A New Role

A guide for navigating the challenging territory of caretaking.

LAMBETH HOCHWALD
PUBLISHED: SEPTEMBER 08, 2008
Talk about this article with other patients, caregivers, and advocates in the General Discussions CURE discussion group.
Being a caregiver is one of the most important—and loving—things you can do for someone. And, since you’re reading this, you’re likely one of the millions of Americans who are in this exact role. Navigating this new terrain isn’t without its challenges and, while everyone’s cancer journey is unique, there are some caregiving tips that universally apply.

Help with research. A good use of this time is to learn about the disease, the range of potential treatment options, and to begin developing a treatment plan. For caregivers, it’s worth it to invest a little time helping the patient with their research, and getting up to speed on the vocabulary. This will help break down the social isolation that patients can feel, just by widening the pool of people they can talk to about the absurd minutia of the disease. It won’t all be comforting information, but understanding can make it easier to make timely decisions later. The doctor should be able to help guide further education, but doctors have significant schedule constraints and have limited time to spend with patients. To make the most of this time, caregivers can help hone the questions and if needed, request for additional appointments to review the pros and cons of different treatment options. For really big decisions, make sure you talk with the patient a few days beforehand in case questions come up that require a little more research.

Listen and learn. In the doctor's office, a patient is likely to forget a significant portion of what the doctor says. This makes sense considering the fact that cancer is an emotional topic and a lot of life-altering information is presented. This is where you come in. Listen carefully, take notes, or, with the doctor's OK, record the session to help the patient regain the information when you’re home and beginning to put together an action plan. A caregiver no-no is pirating the conversation with the doctor. Follow the patient’s lead: If you have permission to pursue a dialogue with the doctor, fine. Otherwise, let them make the call. Once the treatment plan has been determined by the medical team, get the plan in writing.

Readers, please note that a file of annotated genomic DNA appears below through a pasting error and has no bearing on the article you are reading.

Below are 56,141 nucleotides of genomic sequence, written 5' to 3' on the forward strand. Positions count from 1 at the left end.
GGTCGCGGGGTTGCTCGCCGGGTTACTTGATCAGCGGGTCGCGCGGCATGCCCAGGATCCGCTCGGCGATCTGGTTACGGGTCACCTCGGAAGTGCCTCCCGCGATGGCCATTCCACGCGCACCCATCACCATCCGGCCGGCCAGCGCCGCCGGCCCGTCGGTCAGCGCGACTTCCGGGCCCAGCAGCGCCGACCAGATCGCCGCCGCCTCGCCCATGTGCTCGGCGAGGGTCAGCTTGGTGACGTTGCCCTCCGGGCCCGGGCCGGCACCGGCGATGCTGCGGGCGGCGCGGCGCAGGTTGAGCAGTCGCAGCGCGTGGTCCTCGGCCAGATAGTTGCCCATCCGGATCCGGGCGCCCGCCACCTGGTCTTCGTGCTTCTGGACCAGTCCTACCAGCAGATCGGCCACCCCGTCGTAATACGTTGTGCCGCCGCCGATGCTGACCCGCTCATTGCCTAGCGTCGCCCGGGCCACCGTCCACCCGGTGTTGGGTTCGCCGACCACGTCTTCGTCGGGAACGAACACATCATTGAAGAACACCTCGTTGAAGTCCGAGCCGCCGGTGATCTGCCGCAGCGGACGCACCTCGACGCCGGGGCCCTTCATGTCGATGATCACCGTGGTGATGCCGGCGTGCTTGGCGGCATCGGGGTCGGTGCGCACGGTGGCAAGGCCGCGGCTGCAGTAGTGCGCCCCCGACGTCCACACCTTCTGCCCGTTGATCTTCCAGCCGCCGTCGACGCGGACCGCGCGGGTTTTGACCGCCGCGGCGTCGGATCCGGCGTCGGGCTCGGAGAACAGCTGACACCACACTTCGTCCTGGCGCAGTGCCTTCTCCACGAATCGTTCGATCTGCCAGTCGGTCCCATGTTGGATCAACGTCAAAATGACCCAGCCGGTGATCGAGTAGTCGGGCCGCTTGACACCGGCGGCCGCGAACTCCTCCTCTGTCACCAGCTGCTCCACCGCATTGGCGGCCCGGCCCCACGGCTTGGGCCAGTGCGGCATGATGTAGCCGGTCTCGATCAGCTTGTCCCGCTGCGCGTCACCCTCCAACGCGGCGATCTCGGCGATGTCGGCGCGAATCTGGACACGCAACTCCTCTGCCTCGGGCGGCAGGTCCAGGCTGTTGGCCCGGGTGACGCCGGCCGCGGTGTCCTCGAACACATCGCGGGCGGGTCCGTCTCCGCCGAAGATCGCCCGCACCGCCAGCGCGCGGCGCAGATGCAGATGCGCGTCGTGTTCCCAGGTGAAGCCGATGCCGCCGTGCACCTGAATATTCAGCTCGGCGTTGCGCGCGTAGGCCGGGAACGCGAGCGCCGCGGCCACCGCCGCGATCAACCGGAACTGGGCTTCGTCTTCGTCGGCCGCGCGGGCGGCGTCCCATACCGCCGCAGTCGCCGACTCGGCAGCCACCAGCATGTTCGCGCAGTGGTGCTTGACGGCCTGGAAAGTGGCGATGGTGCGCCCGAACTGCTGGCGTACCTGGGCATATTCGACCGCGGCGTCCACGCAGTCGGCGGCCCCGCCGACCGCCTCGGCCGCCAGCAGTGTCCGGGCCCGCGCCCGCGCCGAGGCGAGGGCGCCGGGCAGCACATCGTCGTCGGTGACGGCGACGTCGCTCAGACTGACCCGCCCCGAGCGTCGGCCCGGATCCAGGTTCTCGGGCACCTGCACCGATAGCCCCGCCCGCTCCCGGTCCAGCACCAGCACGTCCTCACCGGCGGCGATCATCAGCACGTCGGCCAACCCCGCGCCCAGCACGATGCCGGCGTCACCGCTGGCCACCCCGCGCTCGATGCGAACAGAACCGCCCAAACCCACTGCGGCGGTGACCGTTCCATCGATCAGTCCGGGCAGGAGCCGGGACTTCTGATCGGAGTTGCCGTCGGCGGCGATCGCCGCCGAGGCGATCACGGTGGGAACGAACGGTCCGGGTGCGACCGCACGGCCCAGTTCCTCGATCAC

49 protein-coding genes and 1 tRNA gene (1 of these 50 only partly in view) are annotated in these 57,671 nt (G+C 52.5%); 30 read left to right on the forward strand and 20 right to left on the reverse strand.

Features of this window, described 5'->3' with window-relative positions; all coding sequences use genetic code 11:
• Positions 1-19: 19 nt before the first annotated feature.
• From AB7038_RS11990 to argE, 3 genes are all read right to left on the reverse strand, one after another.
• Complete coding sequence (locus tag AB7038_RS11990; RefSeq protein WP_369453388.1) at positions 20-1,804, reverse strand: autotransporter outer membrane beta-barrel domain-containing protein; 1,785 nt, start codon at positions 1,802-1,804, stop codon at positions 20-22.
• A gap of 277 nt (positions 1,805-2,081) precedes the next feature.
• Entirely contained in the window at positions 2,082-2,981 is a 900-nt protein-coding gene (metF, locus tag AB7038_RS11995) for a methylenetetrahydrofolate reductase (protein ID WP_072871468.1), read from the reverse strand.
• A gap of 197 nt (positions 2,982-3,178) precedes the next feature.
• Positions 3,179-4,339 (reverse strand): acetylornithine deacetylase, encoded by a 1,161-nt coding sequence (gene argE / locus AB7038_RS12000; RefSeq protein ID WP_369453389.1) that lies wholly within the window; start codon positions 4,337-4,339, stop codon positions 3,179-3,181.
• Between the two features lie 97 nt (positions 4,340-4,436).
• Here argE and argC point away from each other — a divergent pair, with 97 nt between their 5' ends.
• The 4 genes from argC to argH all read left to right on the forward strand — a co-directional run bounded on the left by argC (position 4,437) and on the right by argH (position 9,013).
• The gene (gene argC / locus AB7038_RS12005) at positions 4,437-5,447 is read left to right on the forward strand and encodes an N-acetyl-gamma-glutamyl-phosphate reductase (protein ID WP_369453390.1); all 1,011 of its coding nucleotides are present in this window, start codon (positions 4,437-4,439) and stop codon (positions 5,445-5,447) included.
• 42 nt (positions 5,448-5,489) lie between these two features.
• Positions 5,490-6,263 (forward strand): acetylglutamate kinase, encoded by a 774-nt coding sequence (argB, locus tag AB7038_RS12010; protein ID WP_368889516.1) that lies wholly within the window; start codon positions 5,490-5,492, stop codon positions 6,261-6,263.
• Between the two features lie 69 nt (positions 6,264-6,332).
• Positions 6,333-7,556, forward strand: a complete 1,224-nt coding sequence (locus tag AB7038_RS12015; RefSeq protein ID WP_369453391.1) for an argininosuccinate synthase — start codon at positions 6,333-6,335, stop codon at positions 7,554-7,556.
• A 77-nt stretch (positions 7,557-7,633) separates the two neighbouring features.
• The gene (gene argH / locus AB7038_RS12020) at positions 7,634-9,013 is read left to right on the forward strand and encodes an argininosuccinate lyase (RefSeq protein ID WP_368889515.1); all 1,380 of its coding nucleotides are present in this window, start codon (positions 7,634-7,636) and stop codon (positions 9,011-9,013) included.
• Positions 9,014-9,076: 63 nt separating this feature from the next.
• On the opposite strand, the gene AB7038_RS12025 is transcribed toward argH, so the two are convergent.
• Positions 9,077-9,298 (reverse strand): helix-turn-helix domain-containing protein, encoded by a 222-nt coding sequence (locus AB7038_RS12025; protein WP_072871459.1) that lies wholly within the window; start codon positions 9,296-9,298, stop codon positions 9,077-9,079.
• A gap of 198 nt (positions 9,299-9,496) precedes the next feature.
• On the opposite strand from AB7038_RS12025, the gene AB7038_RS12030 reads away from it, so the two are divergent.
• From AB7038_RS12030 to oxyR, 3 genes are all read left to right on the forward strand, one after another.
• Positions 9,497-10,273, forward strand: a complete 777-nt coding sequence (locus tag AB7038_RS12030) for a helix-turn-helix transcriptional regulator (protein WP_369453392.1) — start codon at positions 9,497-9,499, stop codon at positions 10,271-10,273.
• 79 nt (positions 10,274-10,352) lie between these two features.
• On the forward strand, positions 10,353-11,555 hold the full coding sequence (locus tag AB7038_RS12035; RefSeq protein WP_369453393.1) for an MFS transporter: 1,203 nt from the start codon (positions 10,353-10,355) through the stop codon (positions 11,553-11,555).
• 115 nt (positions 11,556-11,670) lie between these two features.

Be realistic about what's ahead. Surgery, chemotherapy, and radiation are very taxing so you never want to minimize what your loved one is going through or may soon experience. Keep in mind that some people experience extreme nausea and fatigue during chemotherapy and radiation, and others will lose their hair. In general, know that the toll chemo takes is cumulative. The patient may feel fine at the outset of treatment but will likely feel worse before they start feeling better.

Watch for hidden symptoms. Once treatment has started, the patient may suffer symptoms or side effects from the cancer or the treatment. However, many symptoms and side effects are silently endured by cancer patients. Here’s another entry point for caregivers who may be more likely to notice if the patient is having difficulty with a task or seems especially uncomfortable. Counselors can help ameliorate stress, depression, and other psychological symptoms. Physical and occupational therapy can mitigate pain and infirmity, while dietitians, acupuncturists, and massage therapists can make treatment easier. Social workers can help arrange other needed support services.

Talk about this article with other patients, caregivers, and advocates in the General Discussions CURE discussion group.
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